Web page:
"This is NOT a drill." The Butte County Sheriff's Office repeated the warning three times, telling residents near California's Oroville Dam to evacuate before potential disaster strikes.
The dam's emergency spillway could be on the verge of failing due to erosion, the sheriff's office said in a statement. The structure was expected to give way by 6 p.m. local time (9 p.m. ET).
A spillway controls the flow of water from the lake or river being dammed to the area downstream. It also ensures, during times of high water levels, that the water does not rush over the top of the dam or damage the dam.
"Failure of the auxiliary spillway structure will result in an uncontrolled release of flood waters from Lake Oroville," a statement on Facebook said. "This is an evacuation order. Immediate evacuation from the low levels of Oroville and areas downstream is ordered."
At 770 feet, Oroville Dam is the country's tallest. In addition to flood control, it also serves to provide drinking water and generate hydroelectric power.
In an effort to mitigate the situation, the California Department of Water Resources is increasing water releases from the main spillway to 100,000 cubic feet per second in an effort to lessen the amount of water traveling down the emergency spillway, the sheriff's office said.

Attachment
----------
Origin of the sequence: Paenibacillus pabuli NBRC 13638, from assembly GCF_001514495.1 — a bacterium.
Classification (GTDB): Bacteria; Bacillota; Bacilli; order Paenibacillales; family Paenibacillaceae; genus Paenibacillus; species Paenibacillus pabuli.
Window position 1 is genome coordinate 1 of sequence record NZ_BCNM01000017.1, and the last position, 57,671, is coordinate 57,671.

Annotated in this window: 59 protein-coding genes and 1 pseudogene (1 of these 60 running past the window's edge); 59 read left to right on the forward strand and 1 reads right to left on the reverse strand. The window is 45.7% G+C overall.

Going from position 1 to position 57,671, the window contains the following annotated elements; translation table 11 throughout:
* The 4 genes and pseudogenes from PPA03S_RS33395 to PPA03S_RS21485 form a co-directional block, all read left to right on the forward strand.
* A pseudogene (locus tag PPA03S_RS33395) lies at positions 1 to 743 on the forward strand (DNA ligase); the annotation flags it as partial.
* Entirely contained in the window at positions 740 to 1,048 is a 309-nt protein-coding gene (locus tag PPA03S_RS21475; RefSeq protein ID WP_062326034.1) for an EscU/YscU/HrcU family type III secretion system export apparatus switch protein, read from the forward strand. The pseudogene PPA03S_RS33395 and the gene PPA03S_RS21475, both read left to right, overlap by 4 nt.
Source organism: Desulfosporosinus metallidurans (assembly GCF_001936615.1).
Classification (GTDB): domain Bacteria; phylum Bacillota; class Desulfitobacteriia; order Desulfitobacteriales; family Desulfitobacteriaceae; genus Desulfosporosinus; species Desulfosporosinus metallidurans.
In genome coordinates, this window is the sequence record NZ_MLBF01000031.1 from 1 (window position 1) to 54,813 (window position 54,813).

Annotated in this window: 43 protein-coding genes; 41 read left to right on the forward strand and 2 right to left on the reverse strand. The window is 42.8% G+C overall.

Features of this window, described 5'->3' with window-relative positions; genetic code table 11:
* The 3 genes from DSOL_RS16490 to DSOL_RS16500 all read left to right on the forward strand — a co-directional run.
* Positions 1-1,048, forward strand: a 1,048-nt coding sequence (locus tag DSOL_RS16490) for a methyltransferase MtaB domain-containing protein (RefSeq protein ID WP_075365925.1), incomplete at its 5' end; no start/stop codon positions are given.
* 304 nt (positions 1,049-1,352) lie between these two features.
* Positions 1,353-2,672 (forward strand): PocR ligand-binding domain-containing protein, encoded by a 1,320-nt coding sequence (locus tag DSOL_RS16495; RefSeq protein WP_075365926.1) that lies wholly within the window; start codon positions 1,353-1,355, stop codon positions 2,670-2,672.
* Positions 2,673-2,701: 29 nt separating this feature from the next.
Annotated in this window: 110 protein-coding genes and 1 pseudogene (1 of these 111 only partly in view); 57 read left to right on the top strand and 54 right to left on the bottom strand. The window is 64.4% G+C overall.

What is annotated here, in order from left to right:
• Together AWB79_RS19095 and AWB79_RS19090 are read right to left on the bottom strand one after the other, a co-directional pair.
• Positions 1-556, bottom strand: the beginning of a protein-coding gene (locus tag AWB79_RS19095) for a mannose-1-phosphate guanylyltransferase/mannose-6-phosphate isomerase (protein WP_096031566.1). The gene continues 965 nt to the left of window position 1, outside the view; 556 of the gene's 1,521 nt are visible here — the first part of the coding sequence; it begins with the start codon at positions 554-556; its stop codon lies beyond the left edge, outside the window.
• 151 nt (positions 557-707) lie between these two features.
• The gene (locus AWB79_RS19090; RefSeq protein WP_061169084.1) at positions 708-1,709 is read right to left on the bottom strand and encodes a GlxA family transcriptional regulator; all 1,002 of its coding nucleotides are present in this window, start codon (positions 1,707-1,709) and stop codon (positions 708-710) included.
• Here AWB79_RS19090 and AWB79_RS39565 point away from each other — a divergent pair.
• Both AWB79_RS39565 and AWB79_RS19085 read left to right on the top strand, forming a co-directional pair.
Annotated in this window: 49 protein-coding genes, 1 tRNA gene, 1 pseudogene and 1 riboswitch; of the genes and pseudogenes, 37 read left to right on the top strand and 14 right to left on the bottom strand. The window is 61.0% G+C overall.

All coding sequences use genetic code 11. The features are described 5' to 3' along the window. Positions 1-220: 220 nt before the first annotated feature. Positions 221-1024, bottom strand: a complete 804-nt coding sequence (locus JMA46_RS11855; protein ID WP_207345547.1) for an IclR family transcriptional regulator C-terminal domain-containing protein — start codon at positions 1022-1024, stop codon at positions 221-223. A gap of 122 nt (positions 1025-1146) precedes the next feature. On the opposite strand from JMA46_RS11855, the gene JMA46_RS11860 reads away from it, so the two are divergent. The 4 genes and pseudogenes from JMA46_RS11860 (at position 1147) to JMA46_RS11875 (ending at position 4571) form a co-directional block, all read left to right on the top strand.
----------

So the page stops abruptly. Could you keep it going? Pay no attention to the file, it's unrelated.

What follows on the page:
The DWR instructed Oroville residents to head north, toward Chico.
The evacuation order also includes "all Yuba County on the valley floor" and the city of Marysville, authorities said.
"Take only routes to the east, south, or west. DO NOT TRAVEL NORTH TOWARD OROVILLE!!!!!" the Yuba County Office of Emergency Services warned residents.
Evacuation shelters have been set up at fairgrounds in Chico and Colusa, CNN affiliate KCRA reported. A California Office of Emergency Services spokesperson told the station that it could be "potentially catastrophic" if the emergency spillway fails.
Marysville is about 40 miles north of Sacramento, Oroville about 70 miles.
The Sacramento Fire Department warned residents that the spillway failure could have effects, including flash flooding, downstream in Sacramento.
By Eliott C. McLaughlin